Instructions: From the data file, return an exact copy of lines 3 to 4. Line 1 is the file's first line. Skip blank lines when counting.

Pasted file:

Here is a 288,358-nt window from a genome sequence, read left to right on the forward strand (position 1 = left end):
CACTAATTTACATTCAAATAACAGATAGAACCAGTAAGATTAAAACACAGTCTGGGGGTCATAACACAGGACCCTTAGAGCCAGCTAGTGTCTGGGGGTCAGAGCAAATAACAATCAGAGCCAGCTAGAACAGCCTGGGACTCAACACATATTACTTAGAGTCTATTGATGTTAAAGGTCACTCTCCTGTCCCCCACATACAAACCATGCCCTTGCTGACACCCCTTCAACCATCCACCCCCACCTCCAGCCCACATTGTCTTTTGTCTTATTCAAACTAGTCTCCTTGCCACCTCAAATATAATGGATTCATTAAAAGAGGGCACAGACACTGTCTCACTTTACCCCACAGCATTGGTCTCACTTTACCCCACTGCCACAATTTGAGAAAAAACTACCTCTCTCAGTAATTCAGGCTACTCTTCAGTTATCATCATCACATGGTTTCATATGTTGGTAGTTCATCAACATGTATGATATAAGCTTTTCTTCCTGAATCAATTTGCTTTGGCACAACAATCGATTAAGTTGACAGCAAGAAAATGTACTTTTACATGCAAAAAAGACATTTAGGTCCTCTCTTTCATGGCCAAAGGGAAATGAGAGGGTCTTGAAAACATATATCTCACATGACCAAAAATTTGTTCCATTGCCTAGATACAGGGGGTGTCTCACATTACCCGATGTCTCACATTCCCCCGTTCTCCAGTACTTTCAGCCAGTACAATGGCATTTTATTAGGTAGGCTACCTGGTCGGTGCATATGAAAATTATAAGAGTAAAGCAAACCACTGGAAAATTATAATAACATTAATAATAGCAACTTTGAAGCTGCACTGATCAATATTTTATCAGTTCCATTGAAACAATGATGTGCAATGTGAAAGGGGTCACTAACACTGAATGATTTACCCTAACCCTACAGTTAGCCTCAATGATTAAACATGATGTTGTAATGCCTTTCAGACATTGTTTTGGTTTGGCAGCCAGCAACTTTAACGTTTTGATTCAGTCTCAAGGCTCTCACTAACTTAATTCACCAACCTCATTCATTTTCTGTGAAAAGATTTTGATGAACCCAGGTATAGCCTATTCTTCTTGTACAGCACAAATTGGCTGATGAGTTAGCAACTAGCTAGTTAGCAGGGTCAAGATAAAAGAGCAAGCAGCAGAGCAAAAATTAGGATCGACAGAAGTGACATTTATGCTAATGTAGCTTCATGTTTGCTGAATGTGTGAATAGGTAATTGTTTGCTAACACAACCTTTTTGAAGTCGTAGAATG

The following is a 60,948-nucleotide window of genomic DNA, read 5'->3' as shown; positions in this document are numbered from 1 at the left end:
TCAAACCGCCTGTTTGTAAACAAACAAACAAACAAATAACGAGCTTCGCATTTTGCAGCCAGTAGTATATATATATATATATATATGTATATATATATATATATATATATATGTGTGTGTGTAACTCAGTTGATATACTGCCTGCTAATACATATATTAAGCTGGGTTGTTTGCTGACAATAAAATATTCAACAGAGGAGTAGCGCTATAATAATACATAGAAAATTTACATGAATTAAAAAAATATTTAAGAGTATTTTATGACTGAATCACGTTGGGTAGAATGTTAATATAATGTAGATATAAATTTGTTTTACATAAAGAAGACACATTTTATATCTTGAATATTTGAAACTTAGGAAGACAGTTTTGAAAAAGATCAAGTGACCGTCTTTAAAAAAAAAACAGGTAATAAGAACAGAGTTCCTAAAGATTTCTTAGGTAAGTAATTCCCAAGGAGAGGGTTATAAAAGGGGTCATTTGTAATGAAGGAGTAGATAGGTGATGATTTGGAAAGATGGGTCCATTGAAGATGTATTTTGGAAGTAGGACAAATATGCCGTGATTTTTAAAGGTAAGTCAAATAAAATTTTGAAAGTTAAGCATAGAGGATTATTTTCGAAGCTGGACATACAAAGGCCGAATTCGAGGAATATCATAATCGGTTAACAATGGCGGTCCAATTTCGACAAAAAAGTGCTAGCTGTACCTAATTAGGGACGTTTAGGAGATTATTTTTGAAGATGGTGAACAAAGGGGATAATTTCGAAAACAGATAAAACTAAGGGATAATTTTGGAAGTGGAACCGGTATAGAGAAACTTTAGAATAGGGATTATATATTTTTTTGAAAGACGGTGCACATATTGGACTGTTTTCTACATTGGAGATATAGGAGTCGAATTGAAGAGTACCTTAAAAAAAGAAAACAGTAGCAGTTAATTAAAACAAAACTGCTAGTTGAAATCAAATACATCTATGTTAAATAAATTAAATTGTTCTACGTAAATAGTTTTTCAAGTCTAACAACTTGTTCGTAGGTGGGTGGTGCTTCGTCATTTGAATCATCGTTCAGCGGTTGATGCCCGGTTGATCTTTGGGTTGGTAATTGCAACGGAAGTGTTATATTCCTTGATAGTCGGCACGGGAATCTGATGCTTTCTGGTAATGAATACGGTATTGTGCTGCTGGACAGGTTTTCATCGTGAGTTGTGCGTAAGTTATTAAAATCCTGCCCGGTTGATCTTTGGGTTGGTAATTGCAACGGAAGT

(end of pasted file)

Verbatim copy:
The following is a 60,948-nucleotide window of genomic DNA, read 5'->3' as shown; positions in this document are numbered from 1 at the left end:
TCAAACCGCCTGTTTGTAAACAAACAAACAAACAAATAACGAGCTTCGCATTTTGCAGCCAGTAGTATATATATATATATATATATGTATATATATATATATATATATATATGTGTGTGTGTAACTCAGTTGATATACTGCCTGCTAATACATATATTAAGCTGGGTTGTTTGCTGACAATAAAATATTCAACAGAGGAGTAGCGCTATAATAATACATAGAAAATTTACATGAATTAAAAAAATATTTAAGAGTATTTTATGACTGAATCACGTTGGGTAGAATGTTAATATAATGTAGATATAAATTTGTTTTACATAAAGAAGACACATTTTATATCTTGAATATTTGAAACTTAGGAAGACAGTTTTGAAAAAGATCAAGTGACCGTCTTTAAAAAAAAAACAGGTAATAAGAACAGAGTTCCTAAAGATTTCTTAGGTAAGTAATTCCCAAGGAGAGGGTTATAAAAGGGGTCATTTGTAATGAAGGAGTAGATAGGTGATGATTTGGAAAGATGGGTCCATTGAAGATGTATTTTGGAAGTAGGACAAATATGCCGTGATTTTTAAAGGTAAGTCAAATAAAATTTTGAAAGTTAAGCATAGAGGATTATTTTCGAAGCTGGACATACAAAGGCCGAATTCGAGGAATATCATAATCGGTTAACAATGGCGGTCCAATTTCGACAAAAAAGTGCTAGCTGTACCTAATTAGGGACGTTTAGGAGATTATTTTTGAAGATGGTGAACAAAGGGGATAATTTCGAAAACAGATAAAACTAAGGGATAATTTTGGAAGTGGAACCGGTATAGAGAAACTTTAGAATAGGGATTATATATTTTTTTGAAAGACGGTGCACATATTGGACTGTTTTCTACATTGGAGATATAGGAGTCGAATTGAAGAGTACCTTAAAAAAAGAAAACAGTAGCAGTTAATTAAAACAAAACTGCTAGTTGAAATCAAATACATCTATGTTAAATAAATTAAATTGTTCTACGTAAATAGTTTTTCAAGTCTAACAACTTGTTCGTAGGTGGGTGGTGCTTCGTCATTTGAATCATCGTTCAGCGGTTGATGCCCGGTTGATCTTTGGGTTGGTAATTGCAACGGAAGTGTTATATTCCTTGATAGTCGGCACGGGAATCTGATGCTTTCTGGTAATGAATACGGTATTGTGCTGCTGGACAGGTTTTCATCGTGAGTTGTGCGTAAGTTATTAAAATCCTGCCCGGTTGATCTTTGGGTTGGTAATTGCAACGGAAGT